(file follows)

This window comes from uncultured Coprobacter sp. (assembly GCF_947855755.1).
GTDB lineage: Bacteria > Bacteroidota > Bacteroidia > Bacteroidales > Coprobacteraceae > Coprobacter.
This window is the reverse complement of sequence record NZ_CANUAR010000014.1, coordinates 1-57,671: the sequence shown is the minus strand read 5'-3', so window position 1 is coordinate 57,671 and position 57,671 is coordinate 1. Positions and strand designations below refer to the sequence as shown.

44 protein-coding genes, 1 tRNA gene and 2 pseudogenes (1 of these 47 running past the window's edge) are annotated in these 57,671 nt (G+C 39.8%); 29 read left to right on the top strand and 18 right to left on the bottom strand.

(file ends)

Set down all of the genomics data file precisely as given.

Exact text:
This window comes from uncultured Coprobacter sp. (assembly GCF_947855755.1).
GTDB lineage: Bacteria > Bacteroidota > Bacteroidia > Bacteroidales > Coprobacteraceae > Coprobacter.
This window is the reverse complement of sequence record NZ_CANUAR010000014.1, coordinates 1-57,671: the sequence shown is the minus strand read 5'-3', so window position 1 is coordinate 57,671 and position 57,671 is coordinate 1. Positions and strand designations below refer to the sequence as shown.

44 protein-coding genes, 1 tRNA gene and 2 pseudogenes (1 of these 47 running past the window's edge) are annotated in these 57,671 nt (G+C 39.8%); 29 read left to right on the top strand and 18 right to left on the bottom strand.